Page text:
During Leicester’s second stay in the Netherlands Essex remained at court, dutifully letting his stepfather know of the latest intrigues. While the queen and her ministers were discussing the recent loss of the important town of Sluys, Essex was waiting in the next room: “What is decreed I know not … I desired her … if they laid any matter to your charge, that she would suspend judgment till she heard yourself speak. I will watch with the best diligence I can, that your enemies may not take advantage of your absence … Your son, most ready to do you service, Essex”.10 Back from the Netherlands at the end of 1587, Leicester was finally prepared to give up, after 29 years, his position of Master of the Horse – to Essex, his stepson. He also managed to procure him the Garter in the spring of 1588.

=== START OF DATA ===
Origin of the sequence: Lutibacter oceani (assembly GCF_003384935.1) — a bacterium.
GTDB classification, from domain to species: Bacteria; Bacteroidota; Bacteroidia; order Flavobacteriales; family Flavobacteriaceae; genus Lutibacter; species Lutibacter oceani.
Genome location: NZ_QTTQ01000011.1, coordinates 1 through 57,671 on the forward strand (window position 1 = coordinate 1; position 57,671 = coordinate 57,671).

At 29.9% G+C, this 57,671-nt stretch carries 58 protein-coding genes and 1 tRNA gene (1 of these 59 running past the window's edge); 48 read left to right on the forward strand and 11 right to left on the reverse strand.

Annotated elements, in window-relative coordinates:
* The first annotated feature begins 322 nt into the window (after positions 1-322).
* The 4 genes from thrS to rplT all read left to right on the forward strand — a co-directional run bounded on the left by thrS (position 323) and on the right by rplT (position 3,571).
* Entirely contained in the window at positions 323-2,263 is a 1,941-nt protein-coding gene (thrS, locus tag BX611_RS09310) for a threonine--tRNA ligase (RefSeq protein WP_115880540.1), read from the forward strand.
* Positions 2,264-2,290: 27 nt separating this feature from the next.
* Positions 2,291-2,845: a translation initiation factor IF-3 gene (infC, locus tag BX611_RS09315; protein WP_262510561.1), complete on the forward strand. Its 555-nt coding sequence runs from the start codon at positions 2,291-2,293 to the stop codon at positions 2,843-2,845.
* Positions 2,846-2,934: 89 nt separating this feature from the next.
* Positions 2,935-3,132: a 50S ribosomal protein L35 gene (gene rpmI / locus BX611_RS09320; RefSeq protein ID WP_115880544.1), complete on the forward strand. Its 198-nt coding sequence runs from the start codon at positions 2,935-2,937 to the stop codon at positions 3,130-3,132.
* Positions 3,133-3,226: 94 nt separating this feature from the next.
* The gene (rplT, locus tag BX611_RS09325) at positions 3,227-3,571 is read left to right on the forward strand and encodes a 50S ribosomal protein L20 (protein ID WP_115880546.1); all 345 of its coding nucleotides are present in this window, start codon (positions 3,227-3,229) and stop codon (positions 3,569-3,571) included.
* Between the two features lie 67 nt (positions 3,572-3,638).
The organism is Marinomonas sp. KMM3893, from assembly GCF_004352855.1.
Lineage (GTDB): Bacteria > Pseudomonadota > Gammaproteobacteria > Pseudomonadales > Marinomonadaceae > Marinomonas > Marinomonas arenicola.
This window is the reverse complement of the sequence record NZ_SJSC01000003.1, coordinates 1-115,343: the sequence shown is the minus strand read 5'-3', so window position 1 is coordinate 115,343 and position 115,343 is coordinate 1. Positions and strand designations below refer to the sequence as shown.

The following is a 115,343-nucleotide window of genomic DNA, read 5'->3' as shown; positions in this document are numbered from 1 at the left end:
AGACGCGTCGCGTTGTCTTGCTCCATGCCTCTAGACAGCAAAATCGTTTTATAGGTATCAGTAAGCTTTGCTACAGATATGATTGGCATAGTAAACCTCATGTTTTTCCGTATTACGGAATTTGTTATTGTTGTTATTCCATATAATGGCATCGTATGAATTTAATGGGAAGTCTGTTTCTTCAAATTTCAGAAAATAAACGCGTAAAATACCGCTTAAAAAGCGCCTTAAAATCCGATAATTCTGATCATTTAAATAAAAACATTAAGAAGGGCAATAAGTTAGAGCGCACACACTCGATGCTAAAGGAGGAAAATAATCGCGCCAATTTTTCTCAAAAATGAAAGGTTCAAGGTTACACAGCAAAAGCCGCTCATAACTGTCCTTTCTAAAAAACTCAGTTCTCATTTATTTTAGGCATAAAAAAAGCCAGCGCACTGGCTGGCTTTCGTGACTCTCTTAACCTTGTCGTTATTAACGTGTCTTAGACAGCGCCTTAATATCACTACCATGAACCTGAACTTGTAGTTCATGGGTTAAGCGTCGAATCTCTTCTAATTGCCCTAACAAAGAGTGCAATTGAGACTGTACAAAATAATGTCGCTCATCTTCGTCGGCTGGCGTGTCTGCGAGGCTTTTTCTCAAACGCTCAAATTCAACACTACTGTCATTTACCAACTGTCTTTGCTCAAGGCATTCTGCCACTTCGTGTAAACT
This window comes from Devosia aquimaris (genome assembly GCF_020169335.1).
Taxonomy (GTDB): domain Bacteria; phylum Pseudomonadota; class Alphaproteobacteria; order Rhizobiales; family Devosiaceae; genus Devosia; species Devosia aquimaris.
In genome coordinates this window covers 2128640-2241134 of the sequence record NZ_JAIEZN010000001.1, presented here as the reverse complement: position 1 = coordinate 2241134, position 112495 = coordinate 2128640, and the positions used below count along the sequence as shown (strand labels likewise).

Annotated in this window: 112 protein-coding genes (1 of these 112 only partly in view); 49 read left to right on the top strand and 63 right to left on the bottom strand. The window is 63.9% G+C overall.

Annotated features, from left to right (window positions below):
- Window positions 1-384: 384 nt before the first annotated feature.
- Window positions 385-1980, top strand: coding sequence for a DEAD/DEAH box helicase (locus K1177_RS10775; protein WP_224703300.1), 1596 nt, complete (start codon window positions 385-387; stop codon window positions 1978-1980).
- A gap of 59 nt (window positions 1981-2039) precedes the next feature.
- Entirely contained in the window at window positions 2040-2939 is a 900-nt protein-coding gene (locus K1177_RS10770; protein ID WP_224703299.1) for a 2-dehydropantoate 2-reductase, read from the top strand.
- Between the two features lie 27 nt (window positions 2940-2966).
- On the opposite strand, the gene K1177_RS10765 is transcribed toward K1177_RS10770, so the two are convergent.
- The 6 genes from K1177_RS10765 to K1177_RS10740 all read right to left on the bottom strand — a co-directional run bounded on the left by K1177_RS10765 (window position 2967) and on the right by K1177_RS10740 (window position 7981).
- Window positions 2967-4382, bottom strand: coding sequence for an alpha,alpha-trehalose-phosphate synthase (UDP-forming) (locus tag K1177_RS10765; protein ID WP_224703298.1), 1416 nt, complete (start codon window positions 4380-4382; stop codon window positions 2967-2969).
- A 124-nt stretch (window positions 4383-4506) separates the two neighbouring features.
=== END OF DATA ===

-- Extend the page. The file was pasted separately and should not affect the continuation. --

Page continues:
Robert Devereux was also the occasion of Robert Dudley’s last official appearance. After Leicester’s death a spy reported to King Philip: “The last time I saw him was at the earl of Essex’s review [of troops], at the window with the Queen”. Among the last matters the earl had on his mind in his life was a request by his stepdaughter Penelope, who was keen on the wardship of a young gentleman. Leicester wrote to Burghley, Master of the Wards: “There was yesterday a great-bellied lady to have solicited the same but she was not able to tarry it out, your L. being with her Majesty in my chamber. She hath required her uncle your true servant to solicit this matter”.